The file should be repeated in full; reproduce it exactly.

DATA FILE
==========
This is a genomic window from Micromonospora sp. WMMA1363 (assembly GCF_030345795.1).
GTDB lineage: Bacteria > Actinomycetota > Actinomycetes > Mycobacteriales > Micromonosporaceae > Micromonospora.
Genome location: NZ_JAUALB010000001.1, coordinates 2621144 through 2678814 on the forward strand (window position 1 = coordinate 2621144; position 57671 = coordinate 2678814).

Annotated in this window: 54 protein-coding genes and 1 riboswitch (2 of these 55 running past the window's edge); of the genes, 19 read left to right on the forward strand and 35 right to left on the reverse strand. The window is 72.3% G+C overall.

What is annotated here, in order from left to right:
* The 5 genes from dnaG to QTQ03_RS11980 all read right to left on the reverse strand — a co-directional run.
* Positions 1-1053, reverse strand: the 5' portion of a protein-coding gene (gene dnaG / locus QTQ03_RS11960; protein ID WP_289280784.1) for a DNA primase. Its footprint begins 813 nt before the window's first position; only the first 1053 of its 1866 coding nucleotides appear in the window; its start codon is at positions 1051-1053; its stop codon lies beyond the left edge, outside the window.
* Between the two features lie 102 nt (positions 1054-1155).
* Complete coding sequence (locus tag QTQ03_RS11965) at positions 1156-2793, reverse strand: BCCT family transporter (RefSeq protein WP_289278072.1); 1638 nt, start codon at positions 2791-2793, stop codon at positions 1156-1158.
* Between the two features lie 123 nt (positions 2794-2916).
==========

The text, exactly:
This is a genomic window from Micromonospora sp. WMMA1363 (assembly GCF_030345795.1).
GTDB lineage: Bacteria > Actinomycetota > Actinomycetes > Mycobacteriales > Micromonosporaceae > Micromonospora.
Genome location: NZ_JAUALB010000001.1, coordinates 2621144 through 2678814 on the forward strand (window position 1 = coordinate 2621144; position 57671 = coordinate 2678814).

Annotated in this window: 54 protein-coding genes and 1 riboswitch (2 of these 55 running past the window's edge); of the genes, 19 read left to right on the forward strand and 35 right to left on the reverse strand. The window is 72.3% G+C overall.

What is annotated here, in order from left to right:
* The 5 genes from dnaG to QTQ03_RS11980 all read right to left on the reverse strand — a co-directional run.
* Positions 1-1053, reverse strand: the 5' portion of a protein-coding gene (gene dnaG / locus QTQ03_RS11960; protein ID WP_289280784.1) for a DNA primase. Its footprint begins 813 nt before the window's first position; only the first 1053 of its 1866 coding nucleotides appear in the window; its start codon is at positions 1051-1053; its stop codon lies beyond the left edge, outside the window.
* Between the two features lie 102 nt (positions 1054-1155).
* Complete coding sequence (locus tag QTQ03_RS11965) at positions 1156-2793, reverse strand: BCCT family transporter (RefSeq protein WP_289278072.1); 1638 nt, start codon at positions 2791-2793, stop codon at positions 1156-1158.
* Between the two features lie 123 nt (positions 2794-2916).